"You guys have a lot of guts, letting me hold a microphone again! I bet you're thinking, what the HELL is she going to say now?" The hall rocked with laughter and thunderous applause. I smiled and recalled a judging experience I had in Greece, at the Thessaloniki International Film Festival.
The head of the jury was a Czech named Jiri Menzel, a 70-year old master who won his first Oscar for Best Foreign Language Film at the age of 28. My fellow judges included Fred Roos, the producer of "The Godfather", "Apocalypse Now", and "Lost In Translation". We were busy deliberating on the candidates for the Best Actress award for that year.
"That actress internalised her role well," someone said. Someone else said, "But that other actress came across like she really researched the character she was playing." Etcetera, etcetera, yadda, yadda, yadda.
Suddenly, a very bored looking Jiri, who had kept well quiet up to that point, suddenly sat up and took a deep breath. Everyone fell silent.
"When you want to award an actor," his voice boomed across the table, "look for one thing, and one thing only. Charisma!"
Now I was back again at that wedding dinner table in Kuala Lumpur. The audience laughter had just died down. I looked at that little girl on stage, that girl I cast as Orked in "Sepet", when she was barely 17. Having started her speech with a bang, she went on to express her sisterly love to Leya in a way that didn't just touch the elder sister, but the whole hall as well.
That's when I knew I had found my Rohani.
Charisma. It's rare and elusive alright. And my "anak emas" has it by the truck loads. Alhamdulillah.
Monday, November 24, 2008
When "Muallaf" won a Special Mention in Tokyo, some people wrote that this was not something worth celebrating, because it was an insignificant triumph. But I'm not one to discount or dismiss any blessing Allah bestows upon me, however small it may seem to some people.
When "Muallaf" won a Special Mention in Tokyo, I felt vindicated because those very same people once described it as my worst film to date.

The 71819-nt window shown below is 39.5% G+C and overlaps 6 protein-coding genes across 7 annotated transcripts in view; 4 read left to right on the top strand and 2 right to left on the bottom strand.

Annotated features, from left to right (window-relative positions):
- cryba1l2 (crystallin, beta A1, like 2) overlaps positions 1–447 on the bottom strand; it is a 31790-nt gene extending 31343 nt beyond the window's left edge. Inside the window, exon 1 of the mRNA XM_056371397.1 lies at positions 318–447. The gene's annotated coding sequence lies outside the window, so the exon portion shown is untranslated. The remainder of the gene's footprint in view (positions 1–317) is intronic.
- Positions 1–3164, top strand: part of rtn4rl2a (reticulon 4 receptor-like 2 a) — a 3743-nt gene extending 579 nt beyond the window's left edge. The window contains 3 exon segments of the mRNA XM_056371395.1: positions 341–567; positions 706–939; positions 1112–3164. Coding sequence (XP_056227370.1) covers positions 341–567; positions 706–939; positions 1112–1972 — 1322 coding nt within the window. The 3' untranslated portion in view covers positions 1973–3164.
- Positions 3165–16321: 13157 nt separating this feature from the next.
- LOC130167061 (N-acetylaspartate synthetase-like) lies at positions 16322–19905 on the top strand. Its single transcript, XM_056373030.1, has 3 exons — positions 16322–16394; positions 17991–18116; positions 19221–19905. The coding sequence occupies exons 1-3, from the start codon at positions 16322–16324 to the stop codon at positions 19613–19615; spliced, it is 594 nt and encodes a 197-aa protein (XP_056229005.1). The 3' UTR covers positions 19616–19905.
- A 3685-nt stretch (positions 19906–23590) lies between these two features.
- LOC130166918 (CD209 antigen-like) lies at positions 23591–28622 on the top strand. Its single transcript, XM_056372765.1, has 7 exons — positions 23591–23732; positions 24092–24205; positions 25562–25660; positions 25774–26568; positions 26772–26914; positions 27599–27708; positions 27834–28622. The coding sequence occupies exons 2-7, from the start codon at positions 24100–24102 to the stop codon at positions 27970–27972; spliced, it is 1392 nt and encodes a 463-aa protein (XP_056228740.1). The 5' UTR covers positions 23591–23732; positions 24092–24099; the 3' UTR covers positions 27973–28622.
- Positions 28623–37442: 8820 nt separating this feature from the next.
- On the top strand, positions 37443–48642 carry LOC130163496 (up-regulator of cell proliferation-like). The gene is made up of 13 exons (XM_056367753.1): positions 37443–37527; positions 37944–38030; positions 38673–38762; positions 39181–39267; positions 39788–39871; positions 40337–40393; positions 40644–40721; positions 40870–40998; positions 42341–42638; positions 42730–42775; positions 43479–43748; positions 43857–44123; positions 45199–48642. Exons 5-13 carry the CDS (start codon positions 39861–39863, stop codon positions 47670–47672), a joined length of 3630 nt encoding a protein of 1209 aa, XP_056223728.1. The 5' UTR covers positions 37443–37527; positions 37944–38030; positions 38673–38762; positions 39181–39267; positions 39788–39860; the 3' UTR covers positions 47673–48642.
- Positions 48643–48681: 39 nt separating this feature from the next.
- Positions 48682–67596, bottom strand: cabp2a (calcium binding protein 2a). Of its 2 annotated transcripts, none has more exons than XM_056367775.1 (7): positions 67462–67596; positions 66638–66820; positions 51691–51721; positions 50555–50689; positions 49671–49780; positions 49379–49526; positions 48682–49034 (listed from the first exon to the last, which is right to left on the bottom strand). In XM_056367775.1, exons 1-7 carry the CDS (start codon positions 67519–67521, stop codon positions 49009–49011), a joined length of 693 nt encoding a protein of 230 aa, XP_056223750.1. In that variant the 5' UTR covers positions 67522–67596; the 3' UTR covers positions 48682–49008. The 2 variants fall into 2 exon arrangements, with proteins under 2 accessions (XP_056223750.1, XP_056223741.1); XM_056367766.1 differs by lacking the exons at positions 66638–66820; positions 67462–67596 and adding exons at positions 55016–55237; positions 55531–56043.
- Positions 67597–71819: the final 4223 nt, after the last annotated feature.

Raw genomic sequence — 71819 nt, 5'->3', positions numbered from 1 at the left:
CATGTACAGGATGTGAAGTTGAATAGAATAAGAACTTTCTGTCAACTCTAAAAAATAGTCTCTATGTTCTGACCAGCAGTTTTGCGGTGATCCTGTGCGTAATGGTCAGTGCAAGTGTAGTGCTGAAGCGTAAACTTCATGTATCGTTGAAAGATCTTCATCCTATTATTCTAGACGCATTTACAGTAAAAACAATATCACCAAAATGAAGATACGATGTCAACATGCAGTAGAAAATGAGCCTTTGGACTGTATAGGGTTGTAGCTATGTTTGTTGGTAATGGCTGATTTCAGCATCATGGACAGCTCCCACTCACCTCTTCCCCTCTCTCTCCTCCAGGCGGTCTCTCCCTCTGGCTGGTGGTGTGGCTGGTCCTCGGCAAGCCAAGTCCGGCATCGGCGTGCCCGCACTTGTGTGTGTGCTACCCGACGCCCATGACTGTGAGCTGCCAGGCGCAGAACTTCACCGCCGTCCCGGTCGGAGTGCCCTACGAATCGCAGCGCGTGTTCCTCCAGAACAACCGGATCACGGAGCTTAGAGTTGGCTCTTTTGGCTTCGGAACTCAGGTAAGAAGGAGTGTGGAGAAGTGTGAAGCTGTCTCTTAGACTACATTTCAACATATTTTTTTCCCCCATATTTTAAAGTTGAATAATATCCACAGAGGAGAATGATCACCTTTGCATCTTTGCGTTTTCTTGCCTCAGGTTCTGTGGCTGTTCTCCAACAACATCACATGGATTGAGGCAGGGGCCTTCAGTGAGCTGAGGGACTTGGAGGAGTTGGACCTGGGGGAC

When "Muallaf" won a Special Mention in Tokyo, it won in one of my favourite festivals because it was the second one to give me a prize (Best Asian Film for "Sepet" in 2005), and the first to hold a retrospective of my films in 2007.
When "Muallaf" won a Special Mention in Tokyo, it won among stiff competition. And even though it shared the Best Asian-Middle Eastern Special Mention with two other films, those two other films were made by filmmakers I have great respect for -- Jiang Wen and Ann Hui.
When "Muallaf" won a Special Mention in Tokyo, these were the films it was up against:
by Kim Tae-Kyun from Korea
by Jeon Kyu-Hwan from Korea
A TALE OF TWO DONKEYS
by Li Dawei from China
MILKY WAY LIBERATION FRONT
by Yoon Seong-Ho from Korea
THE SUN ALSO RISES
by Jiang Wen from China
by Pang Ho-Cheung from Hong Kong
THE WAY WE ARE
by Ann Hui from Hong Kong
WINDS OF SEPTEMBER
by Tom Shu-Yu Lin from Taiwan
by Lee Chi Yuarn from Taiwan
FLOWER IN THE POCKET
by Liew Seng Tat from Malaysia
by Eric Khoo from Singapore
by Aditya Assarat from Thailand
by Ronaldo M. Bertubin from The Philippines
by Shimit Amin from India
by Mohammed Ali Talebi from Iran
by Seyfi Teoman from Turkey
MY MARLON AND BRANDO
by Huseyin Karabey from Turkey
by Nadine Labaki from France/Lebanon
by M. Rashid Masharawi from Palestine/Tunisia/Netherlands
When "Muallaf" won a Special Mention in Tokyo, I jumped up and down with joy, muttered "Alhamdulillah" under my breath, and after my solat, pressed my forehead on my prayer mat and thanked God almighty for His generosity.
May I never, EVER be so arrogant as to dismiss His blessings as "small". Na'uzubillah.
Sunday, November 23, 2008
"Every once in a while, it is good to appreciate a film which doesn’t bombard you with explosions, car chases, silly slapstick and over the top computer generated effects. The wham bam of things numb our senses so much, we take these hustle and bustle as part of our lives. So when a film which makes us reflect on our inner selves comes along, we realize the impact it has on our well being.
Malaysian filmmaker Yasmin Ahmad’s fifth feature finally makes its way to our busy city to seek audiences who are willing to make an effort to search deep within themselves to realize the true meaning of forgiveness.